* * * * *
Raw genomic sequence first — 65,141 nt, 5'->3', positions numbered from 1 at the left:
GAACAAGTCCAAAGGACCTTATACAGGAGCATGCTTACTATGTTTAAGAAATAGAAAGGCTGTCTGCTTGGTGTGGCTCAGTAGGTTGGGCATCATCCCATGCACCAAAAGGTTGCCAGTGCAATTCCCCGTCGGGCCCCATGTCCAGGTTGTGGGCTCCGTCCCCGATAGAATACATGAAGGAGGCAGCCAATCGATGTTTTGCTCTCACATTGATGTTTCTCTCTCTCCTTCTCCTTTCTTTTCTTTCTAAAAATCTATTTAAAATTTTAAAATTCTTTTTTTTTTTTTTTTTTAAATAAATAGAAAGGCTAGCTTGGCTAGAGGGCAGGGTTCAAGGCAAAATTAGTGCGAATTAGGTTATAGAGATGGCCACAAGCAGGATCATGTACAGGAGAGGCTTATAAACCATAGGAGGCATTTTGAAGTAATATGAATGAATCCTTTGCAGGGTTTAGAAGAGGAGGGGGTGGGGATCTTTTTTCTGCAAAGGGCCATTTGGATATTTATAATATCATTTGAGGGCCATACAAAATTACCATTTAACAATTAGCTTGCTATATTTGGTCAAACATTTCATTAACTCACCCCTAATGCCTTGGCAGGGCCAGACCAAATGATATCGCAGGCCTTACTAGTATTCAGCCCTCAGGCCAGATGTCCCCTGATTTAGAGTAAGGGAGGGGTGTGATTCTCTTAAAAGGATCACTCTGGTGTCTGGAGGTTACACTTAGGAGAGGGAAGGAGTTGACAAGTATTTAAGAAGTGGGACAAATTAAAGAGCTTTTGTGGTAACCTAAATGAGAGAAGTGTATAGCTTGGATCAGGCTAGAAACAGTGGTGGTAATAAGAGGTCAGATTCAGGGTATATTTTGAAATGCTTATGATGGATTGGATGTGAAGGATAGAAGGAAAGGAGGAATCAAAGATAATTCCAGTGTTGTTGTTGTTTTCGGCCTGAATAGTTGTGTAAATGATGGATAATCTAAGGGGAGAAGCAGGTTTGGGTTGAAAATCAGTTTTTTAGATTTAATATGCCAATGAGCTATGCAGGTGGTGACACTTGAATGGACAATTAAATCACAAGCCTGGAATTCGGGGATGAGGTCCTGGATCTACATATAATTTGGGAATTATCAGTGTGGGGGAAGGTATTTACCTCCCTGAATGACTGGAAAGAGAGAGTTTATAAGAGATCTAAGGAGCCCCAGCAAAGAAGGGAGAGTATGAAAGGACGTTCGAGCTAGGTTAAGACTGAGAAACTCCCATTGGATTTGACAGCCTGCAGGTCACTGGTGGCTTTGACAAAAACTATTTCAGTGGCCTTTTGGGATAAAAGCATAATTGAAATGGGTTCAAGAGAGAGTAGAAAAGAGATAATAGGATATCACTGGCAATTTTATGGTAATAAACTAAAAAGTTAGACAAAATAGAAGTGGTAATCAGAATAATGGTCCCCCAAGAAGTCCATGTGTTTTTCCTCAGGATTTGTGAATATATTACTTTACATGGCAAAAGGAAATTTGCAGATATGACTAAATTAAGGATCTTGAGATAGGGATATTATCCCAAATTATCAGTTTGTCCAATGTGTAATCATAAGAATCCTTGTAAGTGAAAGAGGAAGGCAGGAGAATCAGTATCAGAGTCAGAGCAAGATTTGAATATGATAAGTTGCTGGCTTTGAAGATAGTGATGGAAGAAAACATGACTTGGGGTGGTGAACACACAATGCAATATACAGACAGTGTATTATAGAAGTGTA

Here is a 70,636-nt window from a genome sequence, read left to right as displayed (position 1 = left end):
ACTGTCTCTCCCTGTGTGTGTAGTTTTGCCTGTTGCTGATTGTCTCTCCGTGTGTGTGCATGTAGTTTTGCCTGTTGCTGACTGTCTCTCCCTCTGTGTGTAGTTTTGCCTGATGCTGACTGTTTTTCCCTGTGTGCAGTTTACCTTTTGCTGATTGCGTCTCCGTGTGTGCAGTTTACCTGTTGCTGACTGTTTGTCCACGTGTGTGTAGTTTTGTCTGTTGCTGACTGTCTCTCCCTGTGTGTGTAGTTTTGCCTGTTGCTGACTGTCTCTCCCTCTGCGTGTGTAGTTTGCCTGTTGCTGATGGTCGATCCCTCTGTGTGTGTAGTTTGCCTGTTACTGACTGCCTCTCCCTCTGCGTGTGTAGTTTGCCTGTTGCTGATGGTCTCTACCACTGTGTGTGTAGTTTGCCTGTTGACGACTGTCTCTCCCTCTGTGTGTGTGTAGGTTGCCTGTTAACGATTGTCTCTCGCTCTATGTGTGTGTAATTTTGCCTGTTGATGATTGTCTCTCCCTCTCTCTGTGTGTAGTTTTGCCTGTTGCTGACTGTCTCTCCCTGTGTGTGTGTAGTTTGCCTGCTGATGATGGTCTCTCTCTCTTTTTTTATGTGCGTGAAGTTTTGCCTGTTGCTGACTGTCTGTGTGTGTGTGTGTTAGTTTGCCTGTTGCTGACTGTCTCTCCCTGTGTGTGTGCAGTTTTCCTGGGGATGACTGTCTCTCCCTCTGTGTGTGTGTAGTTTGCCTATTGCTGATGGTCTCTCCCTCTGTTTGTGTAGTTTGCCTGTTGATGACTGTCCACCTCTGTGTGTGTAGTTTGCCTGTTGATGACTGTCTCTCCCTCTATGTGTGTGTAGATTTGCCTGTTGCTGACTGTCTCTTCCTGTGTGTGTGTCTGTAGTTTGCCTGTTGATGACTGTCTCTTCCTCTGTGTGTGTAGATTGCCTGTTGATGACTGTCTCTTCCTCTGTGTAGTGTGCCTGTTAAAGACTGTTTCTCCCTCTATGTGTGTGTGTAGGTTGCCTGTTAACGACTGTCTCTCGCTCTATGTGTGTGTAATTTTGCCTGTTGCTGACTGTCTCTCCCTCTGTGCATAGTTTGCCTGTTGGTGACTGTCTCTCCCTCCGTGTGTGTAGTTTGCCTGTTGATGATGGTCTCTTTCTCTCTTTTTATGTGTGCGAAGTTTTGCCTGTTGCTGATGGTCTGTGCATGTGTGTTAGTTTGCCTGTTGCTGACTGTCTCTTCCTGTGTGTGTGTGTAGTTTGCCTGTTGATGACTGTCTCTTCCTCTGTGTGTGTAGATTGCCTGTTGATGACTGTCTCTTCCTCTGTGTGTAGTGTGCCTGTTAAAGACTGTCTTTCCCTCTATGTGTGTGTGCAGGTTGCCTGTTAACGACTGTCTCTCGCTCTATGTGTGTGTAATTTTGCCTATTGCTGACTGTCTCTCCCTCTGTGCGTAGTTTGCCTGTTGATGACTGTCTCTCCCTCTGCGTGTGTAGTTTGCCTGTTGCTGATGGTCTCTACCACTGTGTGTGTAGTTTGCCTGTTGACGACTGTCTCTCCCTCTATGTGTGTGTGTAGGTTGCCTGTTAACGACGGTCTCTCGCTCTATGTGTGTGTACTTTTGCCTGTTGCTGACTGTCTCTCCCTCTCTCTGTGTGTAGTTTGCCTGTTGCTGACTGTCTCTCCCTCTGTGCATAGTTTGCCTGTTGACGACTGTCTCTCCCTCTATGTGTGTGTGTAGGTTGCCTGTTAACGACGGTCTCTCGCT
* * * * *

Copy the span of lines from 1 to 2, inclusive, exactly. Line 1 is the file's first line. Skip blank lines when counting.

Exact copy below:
Raw genomic sequence first — 65,141 nt, 5'->3', positions numbered from 1 at the left:
GAACAAGTCCAAAGGACCTTATACAGGAGCATGCTTACTATGTTTAAGAAATAGAAAGGCTGTCTGCTTGGTGTGGCTCAGTAGGTTGGGCATCATCCCATGCACCAAAAGGTTGCCAGTGCAATTCCCCGTCGGGCCCCATGTCCAGGTTGTGGGCTCCGTCCCCGATAGAATACATGAAGGAGGCAGCCAATCGATGTTTTGCTCTCACATTGATGTTTCTCTCTCTCCTTCTCCTTTCTTTTCTTTCTAAAAATCTATTTAAAATTTTAAAATTCTTTTTTTTTTTTTTTTTTAAATAAATAGAAAGGCTAGCTTGGCTAGAGGGCAGGGTTCAAGGCAAAATTAGTGCGAATTAGGTTATAGAGATGGCCACAAGCAGGATCATGTACAGGAGAGGCTTATAAACCATAGGAGGCATTTTGAAGTAATATGAATGAATCCTTTGCAGGGTTTAGAAGAGGAGGGGGTGGGGATCTTTTTTCTGCAAAGGGCCATTTGGATATTTATAATATCATTTGAGGGCCATACAAAATTACCATTTAACAATTAGCTTGCTATATTTGGTCAAACATTTCATTAACTCACCCCTAATGCCTTGGCAGGGCCAGACCAAATGATATCGCAGGCCTTACTAGTATTCAGCCCTCAGGCCAGATGTCCCCTGATTTAGAGTAAGGGAGGGGTGTGATTCTCTTAAAAGGATCACTCTGGTGTCTGGAGGTTACACTTAGGAGAGGGAAGGAGTTGACAAGTATTTAAGAAGTGGGACAAATTAAAGAGCTTTTGTGGTAACCTAAATGAGAGAAGTGTATAGCTTGGATCAGGCTAGAAACAGTGGTGGTAATAAGAGGTCAGATTCAGGGTATATTTTGAAATGCTTATGATGGATTGGATGTGAAGGATAGAAGGAAAGGAGGAATCAAAGATAATTCCAGTGTTGTTGTTGTTTTCGGCCTGAATAGTTGTGTAAATGATGGATAATCTAAGGGGAGAAGCAGGTTTGGGTTGAAAATCAGTTTTTTAGATTTAATATGCCAATGAGCTATGCAGGTGGTGACACTTGAATGGACAATTAAATCACAAGCCTGGAATTCGGGGATGAGGTCCTGGATCTACATATAATTTGGGAATTATCAGTGTGGGGGAAGGTATTTACCTCCCTGAATGACTGGAAAGAGAGAGTTTATAAGAGATCTAAGGAGCCCCAGCAAAGAAGGGAGAGTATGAAAGGACGTTCGAGCTAGGTTAAGACTGAGAAACTCCCATTGGATTTGACAGCCTGCAGGTCACTGGTGGCTTTGACAAAAACTATTTCAGTGGCCTTTTGGGATAAAAGCATAATTGAAATGGGTTCAAGAGAGAGTAGAAAAGAGATAATAGGATATCACTGGCAATTTTATGGTAATAAACTAAAAAGTTAGACAAAATAGAAGTGGTAATCAGAATAATGGTCCCCCAAGAAGTCCATGTGTTTTTCCTCAGGATTTGTGAATATATTACTTTACATGGCAAAAGGAAATTTGCAGATATGACTAAATTAAGGATCTTGAGATAGGGATATTATCCCAAATTATCAGTTTGTCCAATGTGTAATCATAAGAATCCTTGTAAGTGAAAGAGGAAGGCAGGAGAATCAGTATCAGAGTCAGAGCAAGATTTGAATATGATAAGTTGCTGGCTTTGAAGATAGTGATGGAAGAAAACATGACTTGGGGTGGTGAACACACAATGCAATATACAGACAGTGTATTATAGAAGTGTA